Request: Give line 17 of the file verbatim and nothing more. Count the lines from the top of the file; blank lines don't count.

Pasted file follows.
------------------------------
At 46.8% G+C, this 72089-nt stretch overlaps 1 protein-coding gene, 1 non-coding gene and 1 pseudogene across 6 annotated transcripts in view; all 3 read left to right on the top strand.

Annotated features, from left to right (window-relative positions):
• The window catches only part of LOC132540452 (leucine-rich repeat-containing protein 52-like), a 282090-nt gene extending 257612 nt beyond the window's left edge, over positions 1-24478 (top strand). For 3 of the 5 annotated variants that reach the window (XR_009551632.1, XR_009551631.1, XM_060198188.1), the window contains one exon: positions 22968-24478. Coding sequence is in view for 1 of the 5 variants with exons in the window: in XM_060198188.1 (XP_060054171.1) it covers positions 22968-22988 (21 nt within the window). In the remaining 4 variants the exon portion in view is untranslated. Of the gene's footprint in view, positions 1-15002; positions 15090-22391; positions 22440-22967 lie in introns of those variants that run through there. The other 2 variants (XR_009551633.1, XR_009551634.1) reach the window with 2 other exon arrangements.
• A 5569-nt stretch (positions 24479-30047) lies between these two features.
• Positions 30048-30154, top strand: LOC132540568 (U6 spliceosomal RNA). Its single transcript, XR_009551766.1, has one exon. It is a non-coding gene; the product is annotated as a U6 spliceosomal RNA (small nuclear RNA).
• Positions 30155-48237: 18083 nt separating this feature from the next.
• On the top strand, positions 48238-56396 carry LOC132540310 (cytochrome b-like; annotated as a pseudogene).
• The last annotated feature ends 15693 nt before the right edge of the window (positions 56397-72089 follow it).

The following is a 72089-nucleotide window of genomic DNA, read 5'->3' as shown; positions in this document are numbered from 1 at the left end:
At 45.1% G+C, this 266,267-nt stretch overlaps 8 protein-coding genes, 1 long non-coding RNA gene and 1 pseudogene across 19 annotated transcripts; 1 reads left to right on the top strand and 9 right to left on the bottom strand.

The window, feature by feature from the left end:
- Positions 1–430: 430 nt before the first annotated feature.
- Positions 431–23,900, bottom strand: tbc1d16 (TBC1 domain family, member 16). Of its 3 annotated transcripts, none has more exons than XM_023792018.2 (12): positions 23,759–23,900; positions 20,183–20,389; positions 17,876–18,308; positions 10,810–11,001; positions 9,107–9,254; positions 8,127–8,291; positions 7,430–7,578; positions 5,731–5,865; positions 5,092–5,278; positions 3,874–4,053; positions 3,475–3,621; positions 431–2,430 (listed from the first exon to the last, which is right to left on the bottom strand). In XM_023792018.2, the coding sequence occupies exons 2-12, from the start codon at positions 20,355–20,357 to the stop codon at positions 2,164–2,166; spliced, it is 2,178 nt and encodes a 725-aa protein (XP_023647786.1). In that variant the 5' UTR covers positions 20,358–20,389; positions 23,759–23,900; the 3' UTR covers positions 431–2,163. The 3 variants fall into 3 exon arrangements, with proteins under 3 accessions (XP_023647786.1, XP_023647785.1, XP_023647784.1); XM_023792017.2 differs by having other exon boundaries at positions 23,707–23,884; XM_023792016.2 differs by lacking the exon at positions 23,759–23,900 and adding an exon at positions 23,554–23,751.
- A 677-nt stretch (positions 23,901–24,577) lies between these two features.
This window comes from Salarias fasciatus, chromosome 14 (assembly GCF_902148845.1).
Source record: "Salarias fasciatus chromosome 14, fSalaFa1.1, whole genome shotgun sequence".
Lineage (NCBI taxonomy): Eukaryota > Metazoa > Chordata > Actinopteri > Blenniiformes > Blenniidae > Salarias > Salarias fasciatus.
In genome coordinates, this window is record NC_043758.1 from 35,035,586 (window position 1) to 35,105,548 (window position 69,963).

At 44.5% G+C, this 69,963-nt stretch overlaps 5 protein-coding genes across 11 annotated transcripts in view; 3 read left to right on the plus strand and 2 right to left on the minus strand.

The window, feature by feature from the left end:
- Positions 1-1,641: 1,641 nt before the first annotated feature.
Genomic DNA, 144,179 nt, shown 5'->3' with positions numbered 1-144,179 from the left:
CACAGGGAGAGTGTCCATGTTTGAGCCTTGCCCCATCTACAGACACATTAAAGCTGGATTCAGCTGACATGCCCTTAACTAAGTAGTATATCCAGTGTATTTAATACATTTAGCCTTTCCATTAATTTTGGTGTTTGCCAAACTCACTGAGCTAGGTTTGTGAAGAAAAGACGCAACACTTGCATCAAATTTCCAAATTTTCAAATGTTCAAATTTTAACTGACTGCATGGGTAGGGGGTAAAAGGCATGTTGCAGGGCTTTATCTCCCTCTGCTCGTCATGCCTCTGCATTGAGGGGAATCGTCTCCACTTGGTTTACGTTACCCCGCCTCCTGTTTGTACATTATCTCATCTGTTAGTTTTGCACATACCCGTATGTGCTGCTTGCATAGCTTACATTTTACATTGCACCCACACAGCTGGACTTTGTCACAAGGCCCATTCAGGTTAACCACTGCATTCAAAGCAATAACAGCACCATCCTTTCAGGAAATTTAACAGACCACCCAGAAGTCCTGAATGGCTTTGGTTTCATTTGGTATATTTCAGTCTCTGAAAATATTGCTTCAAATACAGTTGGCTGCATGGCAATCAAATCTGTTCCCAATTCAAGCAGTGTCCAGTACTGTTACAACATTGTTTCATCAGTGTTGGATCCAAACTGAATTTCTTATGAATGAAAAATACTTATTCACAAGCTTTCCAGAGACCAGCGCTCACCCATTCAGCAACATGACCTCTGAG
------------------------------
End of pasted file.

Lineage (NCBI taxonomy): Eukaryota > Metazoa > Chordata > Actinopteri > Blenniiformes > Blenniidae > Salarias > Salarias fasciatus.